Samantha Keener – @Skeener0924
Have you ever hit that plateau in your training when you don’t seem to be dropping pounds or maybe you haven’t noticed much growth in muscle mass in a while and quickly start to lose motivation? Or maybe it’s after many long days of work and you just can’t seem to muster up the energy to stop at the gym on your way home? Hell, it might be the piles of homework you just can’t seem to find time to finish, let alone make time to hit the gym for a quality training session. If you find yourself answering yes to any of these scenarios, I have the answer to your problem.
Having a support system, or in this case, a great training partner or group of people may just be the answer you didn’t know you were looking for. Many studies show that having a support system for just about anything in life is almost guaranteed to produce a positive outcome, so why not create this environment for yourself at the gym? I’m here to tell you why flying solo is ok, but training in a pair or group will increase your results from training and create a more positive lifestyle overall. Here are my 4 reasons why you should be training with other people:
Accountability: We can all find a million reasons why we’ve lost motivation or can’t find the motivation to get ourselves to the gym, but having someone else counting on you to show up, makes a big difference in your attitude. Knowing that you’re needed for someone else to also strive in their training should jump start that motivation before you know it.
As a partner, creating goals with one another and reaching them becomes a thing of beauty. Reaching goals now becomes more attainable because you’ve got your buddy or buddies to push you when you need pushed. Guess what? This is now a win-win situation because not only is that person(s) helping you reach your goals, you’re helping them crush theirs as well. Last week, after you had a couple of those lousy days when you felt weak and weren’t pushing the weight that you should have been pushing, your training partner stepped in and gave you the motivation to push through. Now, you find yourself in the same boat as they were; motivation becomes second nature.
I also believe that pushing yourself to finish something challenging on a regular basis creates a better version of yourself. On any given day, your challenge may just be to fight through the laundry list of work and chores you have to do, while still having the energy to make it to the gym to train. If you’re never challenging yourself, you will find yourself quitting sooner, becoming lazier, and ultimately becoming unhealthy. Challenges bring out the best in a person and forces you to think, create and strive. Training SHOULD be hard and it SHOULD be challenging you constantly.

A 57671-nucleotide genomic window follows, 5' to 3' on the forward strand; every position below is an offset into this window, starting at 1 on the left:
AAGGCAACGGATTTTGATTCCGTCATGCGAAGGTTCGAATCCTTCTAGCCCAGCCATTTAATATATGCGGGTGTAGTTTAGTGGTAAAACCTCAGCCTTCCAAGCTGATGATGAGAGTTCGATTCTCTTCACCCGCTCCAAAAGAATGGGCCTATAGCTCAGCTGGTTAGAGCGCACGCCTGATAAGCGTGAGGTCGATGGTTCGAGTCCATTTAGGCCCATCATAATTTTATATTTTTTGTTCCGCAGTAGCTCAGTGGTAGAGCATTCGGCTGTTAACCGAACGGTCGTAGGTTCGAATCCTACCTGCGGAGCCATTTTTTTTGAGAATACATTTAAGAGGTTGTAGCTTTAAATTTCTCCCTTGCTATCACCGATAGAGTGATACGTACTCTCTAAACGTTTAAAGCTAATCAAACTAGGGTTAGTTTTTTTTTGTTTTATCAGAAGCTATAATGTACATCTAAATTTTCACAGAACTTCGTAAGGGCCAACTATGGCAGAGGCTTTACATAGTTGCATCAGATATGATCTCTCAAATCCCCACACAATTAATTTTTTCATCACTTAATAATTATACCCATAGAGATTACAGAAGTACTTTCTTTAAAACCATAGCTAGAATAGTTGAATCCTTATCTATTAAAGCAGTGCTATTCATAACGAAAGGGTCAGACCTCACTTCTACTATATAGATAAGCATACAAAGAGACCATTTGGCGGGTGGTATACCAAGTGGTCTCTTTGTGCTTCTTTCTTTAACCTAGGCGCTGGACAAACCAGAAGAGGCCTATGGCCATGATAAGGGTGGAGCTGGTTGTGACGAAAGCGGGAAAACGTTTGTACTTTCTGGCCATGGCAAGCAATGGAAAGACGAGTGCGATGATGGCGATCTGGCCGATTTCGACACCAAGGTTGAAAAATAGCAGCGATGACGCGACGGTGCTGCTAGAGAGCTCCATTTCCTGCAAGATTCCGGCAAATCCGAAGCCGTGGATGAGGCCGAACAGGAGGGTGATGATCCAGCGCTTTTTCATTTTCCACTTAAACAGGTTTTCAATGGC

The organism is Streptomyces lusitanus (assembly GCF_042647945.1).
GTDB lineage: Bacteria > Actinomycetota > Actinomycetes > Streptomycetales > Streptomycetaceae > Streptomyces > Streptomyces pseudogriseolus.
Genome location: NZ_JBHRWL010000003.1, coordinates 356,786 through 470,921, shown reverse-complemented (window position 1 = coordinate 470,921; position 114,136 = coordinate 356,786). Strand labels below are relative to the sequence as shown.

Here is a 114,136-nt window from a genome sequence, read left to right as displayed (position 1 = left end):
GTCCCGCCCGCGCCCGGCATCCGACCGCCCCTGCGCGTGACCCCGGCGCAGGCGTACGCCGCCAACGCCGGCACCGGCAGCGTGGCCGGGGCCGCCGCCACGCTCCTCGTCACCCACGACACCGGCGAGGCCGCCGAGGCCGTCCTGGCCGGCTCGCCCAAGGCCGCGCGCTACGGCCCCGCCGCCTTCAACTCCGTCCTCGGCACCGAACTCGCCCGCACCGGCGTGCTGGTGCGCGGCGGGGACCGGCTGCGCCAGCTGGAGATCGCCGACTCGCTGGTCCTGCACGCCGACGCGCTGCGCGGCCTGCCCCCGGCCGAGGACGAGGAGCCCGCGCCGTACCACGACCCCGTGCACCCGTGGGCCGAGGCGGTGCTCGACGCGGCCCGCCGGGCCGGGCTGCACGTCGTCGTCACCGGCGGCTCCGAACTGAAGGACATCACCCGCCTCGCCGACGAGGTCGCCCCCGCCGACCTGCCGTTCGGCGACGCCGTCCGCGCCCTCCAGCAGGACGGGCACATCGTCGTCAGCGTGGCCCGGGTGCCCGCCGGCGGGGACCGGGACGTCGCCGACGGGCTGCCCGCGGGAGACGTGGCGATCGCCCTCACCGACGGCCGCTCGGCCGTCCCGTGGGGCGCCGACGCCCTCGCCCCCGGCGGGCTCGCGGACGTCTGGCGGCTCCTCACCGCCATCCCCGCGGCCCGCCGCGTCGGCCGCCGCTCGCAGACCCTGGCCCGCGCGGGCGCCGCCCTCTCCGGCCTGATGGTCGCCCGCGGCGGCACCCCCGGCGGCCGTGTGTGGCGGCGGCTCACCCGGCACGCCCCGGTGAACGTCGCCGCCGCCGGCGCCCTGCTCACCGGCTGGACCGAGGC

Accountability shows itself in many ways, and this right here will be the reason you push yourself past the plateaus and past the excuses.
Training Intensity: You’ve made it back into the gym and the gains are so close, you can almost feel them. Now, it’s time to turn it up a notch. As humans, we have a mechanism built in called competition. I don’t care if you’ve never played a sport, you WILL find yourself becoming more competitive. Whether that’s against your buddy to see who crushes the HIIT training at the end of your workout faster or if it’s against yourself because you weren’t going to let yourself NOT finish that insane set of 100 reps of dips. It’s officially your duty as a partner or member of a group to push every person around you harder and faster. Becoming better is the name of the game and maybe you haven’t found that yet because you lacked the extra intensity you didn’t strive for when you were training solo. Don’t worry, increased training intensity happens almost naturally and without notice.
Safety in Numbers: We’ve all been in the situation when your training plan calls for a one rep max, or maybe even a set of 3 reps, and because you’re alone, you decide it will be ok to just do as much as you think you can without a spotter. Well, sure, maybe you can hit that one rep of 225 on bench, but if you had a training partner there to spot you, maybe you could have actually hit 245. So, instead, we limit ourselves to falling short of the mark and never knowing what it’s like to constantly push yourself to the max. Having a partner or group of people to train with, allows for you to ALWAYS have a spotter. Not only can your training partner spot you, but they can also give very valuable feedback on form as well. Bad form can be just as dangerous as loading up with weight that you can’t push or pull safely.
The Social Aspect: I’m not advocating for socializing in a way that deters you from the reason why you’re at the gym, but I will say that creating relationships with the people you train with will enrich you’re overall health. Think about it this way; these are the people who are grinding out tough training with you day in and day out. These people share a similar mind set of hard work and living a healthy life. You don’t get to choose the people you work with, but you can choose the gym you go to and the people you want to train with. You might have had a terrible day at work, but you know that the minute you start pushing the iron with the people that hold you accountable to reaching your fitness goals, your day does a 180 and you’re back on track. Your training partner is the first to congratulate you on that new squat PR. Humans weren’t mean to do things alone; we’re meant to be in a tribe, or a training group. We’re meant to help each other along the way, which, in our case means pushing each other to become better, stronger and faster. Rethink your decision to train alone; you might just become stronger for it.
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